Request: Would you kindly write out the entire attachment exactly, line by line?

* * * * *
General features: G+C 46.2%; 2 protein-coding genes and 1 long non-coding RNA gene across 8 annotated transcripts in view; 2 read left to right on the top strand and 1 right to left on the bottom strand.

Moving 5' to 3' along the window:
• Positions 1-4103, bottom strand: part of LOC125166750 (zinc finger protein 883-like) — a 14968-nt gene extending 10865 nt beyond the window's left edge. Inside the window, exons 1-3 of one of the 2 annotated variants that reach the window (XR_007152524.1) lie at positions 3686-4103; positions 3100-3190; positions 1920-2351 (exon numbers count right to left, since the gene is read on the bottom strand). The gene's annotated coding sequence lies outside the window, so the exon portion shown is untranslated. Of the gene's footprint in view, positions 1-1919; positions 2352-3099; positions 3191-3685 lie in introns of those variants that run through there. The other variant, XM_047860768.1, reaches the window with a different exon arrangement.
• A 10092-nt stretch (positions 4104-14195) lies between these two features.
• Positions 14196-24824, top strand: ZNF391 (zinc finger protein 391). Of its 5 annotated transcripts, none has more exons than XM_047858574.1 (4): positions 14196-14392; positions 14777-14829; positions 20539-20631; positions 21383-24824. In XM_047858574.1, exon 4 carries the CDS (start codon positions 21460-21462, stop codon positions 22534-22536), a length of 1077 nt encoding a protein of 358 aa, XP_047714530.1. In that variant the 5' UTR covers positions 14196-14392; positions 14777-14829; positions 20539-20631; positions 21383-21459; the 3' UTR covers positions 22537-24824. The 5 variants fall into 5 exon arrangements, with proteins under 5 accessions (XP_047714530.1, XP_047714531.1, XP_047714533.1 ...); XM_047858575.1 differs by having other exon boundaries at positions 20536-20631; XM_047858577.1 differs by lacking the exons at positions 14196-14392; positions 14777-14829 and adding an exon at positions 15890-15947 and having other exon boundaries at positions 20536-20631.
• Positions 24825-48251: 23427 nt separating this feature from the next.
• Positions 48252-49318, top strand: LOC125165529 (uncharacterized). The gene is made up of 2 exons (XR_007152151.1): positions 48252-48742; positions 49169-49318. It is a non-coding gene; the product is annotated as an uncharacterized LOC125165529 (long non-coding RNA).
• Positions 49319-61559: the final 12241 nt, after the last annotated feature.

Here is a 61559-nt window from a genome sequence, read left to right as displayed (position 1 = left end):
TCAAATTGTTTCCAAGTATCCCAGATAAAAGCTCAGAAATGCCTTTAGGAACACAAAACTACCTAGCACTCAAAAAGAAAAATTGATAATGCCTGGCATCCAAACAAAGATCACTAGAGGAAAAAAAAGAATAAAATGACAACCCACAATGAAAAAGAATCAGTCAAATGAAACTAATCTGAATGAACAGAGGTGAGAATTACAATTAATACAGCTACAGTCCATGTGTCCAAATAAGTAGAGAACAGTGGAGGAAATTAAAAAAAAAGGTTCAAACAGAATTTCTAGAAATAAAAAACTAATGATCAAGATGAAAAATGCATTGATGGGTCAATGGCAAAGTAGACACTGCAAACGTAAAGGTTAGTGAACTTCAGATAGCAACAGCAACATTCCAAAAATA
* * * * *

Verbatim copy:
General features: G+C 46.2%; 2 protein-coding genes and 1 long non-coding RNA gene across 8 annotated transcripts in view; 2 read left to right on the top strand and 1 right to left on the bottom strand.

Moving 5' to 3' along the window:
• Positions 1-4103, bottom strand: part of LOC125166750 (zinc finger protein 883-like) — a 14968-nt gene extending 10865 nt beyond the window's left edge. Inside the window, exons 1-3 of one of the 2 annotated variants that reach the window (XR_007152524.1) lie at positions 3686-4103; positions 3100-3190; positions 1920-2351 (exon numbers count right to left, since the gene is read on the bottom strand). The gene's annotated coding sequence lies outside the window, so the exon portion shown is untranslated. Of the gene's footprint in view, positions 1-1919; positions 2352-3099; positions 3191-3685 lie in introns of those variants that run through there. The other variant, XM_047860768.1, reaches the window with a different exon arrangement.
• A 10092-nt stretch (positions 4104-14195) lies between these two features.
• Positions 14196-24824, top strand: ZNF391 (zinc finger protein 391). Of its 5 annotated transcripts, none has more exons than XM_047858574.1 (4): positions 14196-14392; positions 14777-14829; positions 20539-20631; positions 21383-24824. In XM_047858574.1, exon 4 carries the CDS (start codon positions 21460-21462, stop codon positions 22534-22536), a length of 1077 nt encoding a protein of 358 aa, XP_047714530.1. In that variant the 5' UTR covers positions 14196-14392; positions 14777-14829; positions 20539-20631; positions 21383-21459; the 3' UTR covers positions 22537-24824. The 5 variants fall into 5 exon arrangements, with proteins under 5 accessions (XP_047714530.1, XP_047714531.1, XP_047714533.1 ...); XM_047858575.1 differs by having other exon boundaries at positions 20536-20631; XM_047858577.1 differs by lacking the exons at positions 14196-14392; positions 14777-14829 and adding an exon at positions 15890-15947 and having other exon boundaries at positions 20536-20631.
• Positions 24825-48251: 23427 nt separating this feature from the next.
• Positions 48252-49318, top strand: LOC125165529 (uncharacterized). The gene is made up of 2 exons (XR_007152151.1): positions 48252-48742; positions 49169-49318. It is a non-coding gene; the product is annotated as an uncharacterized LOC125165529 (long non-coding RNA).
• Positions 49319-61559: the final 12241 nt, after the last annotated feature.

Here is a 61559-nt window from a genome sequence, read left to right as displayed (position 1 = left end):
TCAAATTGTTTCCAAGTATCCCAGATAAAAGCTCAGAAATGCCTTTAGGAACACAAAACTACCTAGCACTCAAAAAGAAAAATTGATAATGCCTGGCATCCAAACAAAGATCACTAGAGGAAAAAAAAGAATAAAATGACAACCCACAATGAAAAAGAATCAGTCAAATGAAACTAATCTGAATGAACAGAGGTGAGAATTACAATTAATACAGCTACAGTCCATGTGTCCAAATAAGTAGAGAACAGTGGAGGAAATTAAAAAAAAAGGTTCAAACAGAATTTCTAGAAATAAAAAACTAATGATCAAGATGAAAAATGCATTGATGGGTCAATGGCAAAGTAGACACTGCAAACGTAAAGGTTAGTGAACTTCAGATAGCAACAGCAACATTCCAAAAATA